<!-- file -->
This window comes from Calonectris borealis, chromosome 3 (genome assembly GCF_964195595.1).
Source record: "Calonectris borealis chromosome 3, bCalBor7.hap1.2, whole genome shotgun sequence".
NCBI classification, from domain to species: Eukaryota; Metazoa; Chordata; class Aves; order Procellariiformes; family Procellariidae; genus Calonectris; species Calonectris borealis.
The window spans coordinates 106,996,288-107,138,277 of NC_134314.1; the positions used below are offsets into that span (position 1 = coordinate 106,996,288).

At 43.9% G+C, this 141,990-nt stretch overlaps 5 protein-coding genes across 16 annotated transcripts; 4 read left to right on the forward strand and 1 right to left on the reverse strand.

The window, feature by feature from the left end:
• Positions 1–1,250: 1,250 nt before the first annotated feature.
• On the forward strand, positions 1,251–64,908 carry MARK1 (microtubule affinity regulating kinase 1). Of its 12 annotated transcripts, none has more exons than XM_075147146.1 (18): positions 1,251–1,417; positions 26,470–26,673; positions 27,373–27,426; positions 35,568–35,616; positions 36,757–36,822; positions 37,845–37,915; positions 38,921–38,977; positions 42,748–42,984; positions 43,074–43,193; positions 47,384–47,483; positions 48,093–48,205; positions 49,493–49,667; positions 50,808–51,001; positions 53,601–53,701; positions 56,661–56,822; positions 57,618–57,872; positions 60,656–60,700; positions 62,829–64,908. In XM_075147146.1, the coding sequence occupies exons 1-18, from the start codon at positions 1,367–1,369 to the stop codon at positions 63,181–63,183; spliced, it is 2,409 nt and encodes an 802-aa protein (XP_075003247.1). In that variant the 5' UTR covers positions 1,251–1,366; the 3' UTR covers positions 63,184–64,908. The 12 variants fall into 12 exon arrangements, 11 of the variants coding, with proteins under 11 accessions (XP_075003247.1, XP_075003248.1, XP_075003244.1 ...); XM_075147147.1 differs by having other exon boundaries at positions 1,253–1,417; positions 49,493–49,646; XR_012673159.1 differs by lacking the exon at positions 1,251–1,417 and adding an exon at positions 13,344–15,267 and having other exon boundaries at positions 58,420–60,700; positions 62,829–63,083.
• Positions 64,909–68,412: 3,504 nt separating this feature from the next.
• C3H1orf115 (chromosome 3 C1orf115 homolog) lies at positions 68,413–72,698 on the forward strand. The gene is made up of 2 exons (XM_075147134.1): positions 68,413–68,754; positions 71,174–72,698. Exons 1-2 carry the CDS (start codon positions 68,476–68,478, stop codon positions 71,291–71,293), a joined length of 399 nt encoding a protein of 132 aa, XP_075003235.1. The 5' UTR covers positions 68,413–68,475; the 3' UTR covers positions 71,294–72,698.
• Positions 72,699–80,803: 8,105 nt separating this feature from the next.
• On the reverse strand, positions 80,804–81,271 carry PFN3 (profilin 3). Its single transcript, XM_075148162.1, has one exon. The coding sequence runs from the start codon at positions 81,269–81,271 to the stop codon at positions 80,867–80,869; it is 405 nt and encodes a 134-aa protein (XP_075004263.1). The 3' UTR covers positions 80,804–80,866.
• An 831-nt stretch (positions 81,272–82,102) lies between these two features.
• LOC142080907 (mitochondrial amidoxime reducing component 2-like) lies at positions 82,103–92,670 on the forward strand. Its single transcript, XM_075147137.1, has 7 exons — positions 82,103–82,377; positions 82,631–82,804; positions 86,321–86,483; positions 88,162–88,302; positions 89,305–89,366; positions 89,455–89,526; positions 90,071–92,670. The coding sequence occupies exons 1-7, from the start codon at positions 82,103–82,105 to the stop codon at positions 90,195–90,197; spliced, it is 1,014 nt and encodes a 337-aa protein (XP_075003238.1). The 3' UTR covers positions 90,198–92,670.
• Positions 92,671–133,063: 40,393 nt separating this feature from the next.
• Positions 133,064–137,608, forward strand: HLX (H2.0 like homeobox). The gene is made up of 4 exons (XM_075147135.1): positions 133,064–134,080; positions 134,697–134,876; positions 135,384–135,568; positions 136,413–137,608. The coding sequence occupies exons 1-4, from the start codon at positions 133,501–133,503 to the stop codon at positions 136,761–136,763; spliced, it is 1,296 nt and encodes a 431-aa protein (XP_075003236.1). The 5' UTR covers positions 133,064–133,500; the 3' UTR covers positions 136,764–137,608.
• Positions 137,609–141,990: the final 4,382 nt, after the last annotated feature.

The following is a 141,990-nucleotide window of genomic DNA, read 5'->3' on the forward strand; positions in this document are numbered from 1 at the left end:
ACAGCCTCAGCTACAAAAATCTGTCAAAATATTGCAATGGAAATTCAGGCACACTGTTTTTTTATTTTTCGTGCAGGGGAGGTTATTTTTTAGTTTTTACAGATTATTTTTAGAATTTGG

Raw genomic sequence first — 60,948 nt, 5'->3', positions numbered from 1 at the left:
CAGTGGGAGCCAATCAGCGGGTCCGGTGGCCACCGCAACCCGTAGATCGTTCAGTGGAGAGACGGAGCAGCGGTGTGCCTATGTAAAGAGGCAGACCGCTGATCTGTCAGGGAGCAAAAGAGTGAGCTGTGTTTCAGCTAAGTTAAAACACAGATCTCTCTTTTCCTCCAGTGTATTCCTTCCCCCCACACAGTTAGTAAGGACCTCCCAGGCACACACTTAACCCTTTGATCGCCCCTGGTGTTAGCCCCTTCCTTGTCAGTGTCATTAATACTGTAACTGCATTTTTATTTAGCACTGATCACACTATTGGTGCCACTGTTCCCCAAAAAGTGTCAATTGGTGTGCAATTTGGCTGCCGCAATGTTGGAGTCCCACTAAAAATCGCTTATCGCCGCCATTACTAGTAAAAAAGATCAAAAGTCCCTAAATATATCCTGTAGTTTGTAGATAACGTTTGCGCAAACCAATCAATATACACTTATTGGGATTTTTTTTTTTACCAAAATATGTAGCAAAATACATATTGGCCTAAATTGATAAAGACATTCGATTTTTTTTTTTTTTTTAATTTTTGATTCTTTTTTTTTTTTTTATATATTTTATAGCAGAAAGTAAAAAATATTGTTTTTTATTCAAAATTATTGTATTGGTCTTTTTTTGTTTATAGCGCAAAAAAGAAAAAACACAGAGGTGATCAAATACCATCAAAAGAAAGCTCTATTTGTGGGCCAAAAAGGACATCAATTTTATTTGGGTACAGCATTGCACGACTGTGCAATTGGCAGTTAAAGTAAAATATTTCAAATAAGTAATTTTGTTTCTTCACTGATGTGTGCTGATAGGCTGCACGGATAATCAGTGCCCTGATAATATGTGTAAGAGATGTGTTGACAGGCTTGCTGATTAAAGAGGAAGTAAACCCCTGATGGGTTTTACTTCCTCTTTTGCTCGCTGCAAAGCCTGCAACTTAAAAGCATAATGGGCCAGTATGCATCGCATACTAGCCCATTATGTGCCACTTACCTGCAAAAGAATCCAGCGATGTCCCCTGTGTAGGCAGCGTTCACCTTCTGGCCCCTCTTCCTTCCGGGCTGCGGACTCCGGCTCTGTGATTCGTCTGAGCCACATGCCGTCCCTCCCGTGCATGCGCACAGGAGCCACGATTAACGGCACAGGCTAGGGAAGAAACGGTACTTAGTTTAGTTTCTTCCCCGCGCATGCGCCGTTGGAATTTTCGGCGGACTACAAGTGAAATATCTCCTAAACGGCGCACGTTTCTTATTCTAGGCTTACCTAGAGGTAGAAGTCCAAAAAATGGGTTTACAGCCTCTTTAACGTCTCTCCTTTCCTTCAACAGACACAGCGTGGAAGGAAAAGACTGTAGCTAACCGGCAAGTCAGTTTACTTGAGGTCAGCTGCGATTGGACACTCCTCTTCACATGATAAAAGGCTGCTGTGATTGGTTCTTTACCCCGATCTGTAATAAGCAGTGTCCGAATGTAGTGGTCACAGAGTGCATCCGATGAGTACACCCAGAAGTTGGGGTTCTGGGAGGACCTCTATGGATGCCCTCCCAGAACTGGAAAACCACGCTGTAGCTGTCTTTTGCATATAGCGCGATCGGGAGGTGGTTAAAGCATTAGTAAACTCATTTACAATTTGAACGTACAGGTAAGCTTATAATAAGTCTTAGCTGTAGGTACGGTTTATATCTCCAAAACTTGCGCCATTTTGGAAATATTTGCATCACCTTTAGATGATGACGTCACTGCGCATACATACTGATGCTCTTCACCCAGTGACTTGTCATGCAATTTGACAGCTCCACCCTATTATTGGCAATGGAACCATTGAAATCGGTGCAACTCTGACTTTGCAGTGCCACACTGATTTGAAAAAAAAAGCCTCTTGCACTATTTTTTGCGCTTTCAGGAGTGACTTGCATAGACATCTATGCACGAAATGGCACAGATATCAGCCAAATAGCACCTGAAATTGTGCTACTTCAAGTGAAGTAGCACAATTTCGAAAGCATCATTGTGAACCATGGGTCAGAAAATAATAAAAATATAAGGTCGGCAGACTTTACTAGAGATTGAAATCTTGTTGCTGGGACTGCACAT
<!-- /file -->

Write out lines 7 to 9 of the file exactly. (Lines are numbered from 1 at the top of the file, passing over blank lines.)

• Positions 1–1,250: 1,250 nt before the first annotated feature.
• On the forward strand, positions 1,251–64,908 carry MARK1 (microtubule affinity regulating kinase 1). Of its 12 annotated transcripts, none has more exons than XM_075147146.1 (18): positions 1,251–1,417; positions 26,470–26,673; positions 27,373–27,426; positions 35,568–35,616; positions 36,757–36,822; positions 37,845–37,915; positions 38,921–38,977; positions 42,748–42,984; positions 43,074–43,193; positions 47,384–47,483; positions 48,093–48,205; positions 49,493–49,667; positions 50,808–51,001; positions 53,601–53,701; positions 56,661–56,822; positions 57,618–57,872; positions 60,656–60,700; positions 62,829–64,908. In XM_075147146.1, the coding sequence occupies exons 1-18, from the start codon at positions 1,367–1,369 to the stop codon at positions 63,181–63,183; spliced, it is 2,409 nt and encodes an 802-aa protein (XP_075003247.1). In that variant the 5' UTR covers positions 1,251–1,366; the 3' UTR covers positions 63,184–64,908. The 12 variants fall into 12 exon arrangements, 11 of the variants coding, with proteins under 11 accessions (XP_075003247.1, XP_075003248.1, XP_075003244.1 ...); XM_075147147.1 differs by having other exon boundaries at positions 1,253–1,417; positions 49,493–49,646; XR_012673159.1 differs by lacking the exon at positions 1,251–1,417 and adding an exon at positions 13,344–15,267 and having other exon boundaries at positions 58,420–60,700; positions 62,829–63,083.
• Positions 64,909–68,412: 3,504 nt separating this feature from the next.